The accumulation of organic toxicants in fish plasma, and how they partition between the bound and unbound fraction once absorbed, are important metrics in models that seek to predict the risk of such contaminants in aquatic settings. Rapid equilibrium dialysis of diltiazem, an ionizable weak base and important human pharmaceutical contaminant of freshwaters, was conducted with rainbow trout (Oncorhynchus mykiss) plasma. The effect of fed state, fish sex, fish strain/size, and dialysis buffer pH on the binding of radiolabeled diltiazem (9 ng ml−1) was assessed. In fed fish, 24.6%–29.5% of diltiazem was free, unbound to plasma proteins. Although starvation of fish resulted in a decrease in plasma protein, the bound fraction of diltiazem remained relatively constant. Consequently, the protein-bound concentration of diltiazem increased with length of starvation. In general, rainbow trout strain was a significant factor affecting plasma binding, although the two strains tested also differed markedly in size. Dialysis buffer pH significantly influenced plasma binding, with a higher unbound diltiazem fraction at pH 6.8 than pH 8.0. These data indicate that empirical measures of plasma binding in fish are important for accurate risk assessment and that the physiological status of a fish is likely to impact its sensitivity to toxicants such as diltiazem. Environ Toxicol Chem 2022;41:3125–3133.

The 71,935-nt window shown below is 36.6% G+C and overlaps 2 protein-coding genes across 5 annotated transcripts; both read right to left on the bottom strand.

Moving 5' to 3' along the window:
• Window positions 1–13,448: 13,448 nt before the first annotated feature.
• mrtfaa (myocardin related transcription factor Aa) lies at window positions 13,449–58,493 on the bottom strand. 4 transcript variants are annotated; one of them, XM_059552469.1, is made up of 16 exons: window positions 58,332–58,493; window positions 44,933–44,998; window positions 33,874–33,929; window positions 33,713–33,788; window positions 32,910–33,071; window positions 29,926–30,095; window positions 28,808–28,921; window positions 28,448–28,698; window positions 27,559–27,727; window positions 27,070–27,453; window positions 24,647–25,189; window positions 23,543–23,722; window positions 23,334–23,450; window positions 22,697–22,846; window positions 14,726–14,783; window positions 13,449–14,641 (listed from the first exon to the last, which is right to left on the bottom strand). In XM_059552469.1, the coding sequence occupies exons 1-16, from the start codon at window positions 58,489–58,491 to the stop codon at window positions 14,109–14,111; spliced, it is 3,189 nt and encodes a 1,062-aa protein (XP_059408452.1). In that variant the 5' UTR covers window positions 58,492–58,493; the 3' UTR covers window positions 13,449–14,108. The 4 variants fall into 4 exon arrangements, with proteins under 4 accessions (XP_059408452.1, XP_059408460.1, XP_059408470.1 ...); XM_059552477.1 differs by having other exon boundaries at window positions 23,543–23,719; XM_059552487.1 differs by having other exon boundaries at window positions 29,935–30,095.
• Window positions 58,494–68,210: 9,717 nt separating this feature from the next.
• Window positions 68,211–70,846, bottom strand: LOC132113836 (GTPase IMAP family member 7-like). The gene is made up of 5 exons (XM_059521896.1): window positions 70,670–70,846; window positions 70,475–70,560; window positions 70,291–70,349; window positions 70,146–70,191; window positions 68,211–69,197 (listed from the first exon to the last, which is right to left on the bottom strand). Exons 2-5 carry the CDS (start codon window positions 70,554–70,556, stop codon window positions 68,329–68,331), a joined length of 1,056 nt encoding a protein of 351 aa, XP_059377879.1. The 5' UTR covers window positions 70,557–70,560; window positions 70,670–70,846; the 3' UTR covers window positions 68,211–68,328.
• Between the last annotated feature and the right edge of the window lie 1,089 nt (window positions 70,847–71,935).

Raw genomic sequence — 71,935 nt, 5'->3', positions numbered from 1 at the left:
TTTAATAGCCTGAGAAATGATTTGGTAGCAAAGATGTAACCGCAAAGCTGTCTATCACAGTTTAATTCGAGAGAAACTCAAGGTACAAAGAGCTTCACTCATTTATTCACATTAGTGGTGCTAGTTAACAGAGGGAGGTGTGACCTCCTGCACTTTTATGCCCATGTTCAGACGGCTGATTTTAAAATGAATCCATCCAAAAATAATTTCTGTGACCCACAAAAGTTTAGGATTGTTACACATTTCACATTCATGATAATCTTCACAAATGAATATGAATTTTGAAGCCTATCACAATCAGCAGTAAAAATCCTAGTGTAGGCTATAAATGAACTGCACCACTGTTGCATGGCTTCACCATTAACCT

|Number of pages||9|
|Journal||Environmental Toxicology and Chemistry|
|Publication status||Published - Dec. 2022|
- fish plasma model
- fraction unbound
- ionizable organic compound
- plasma binding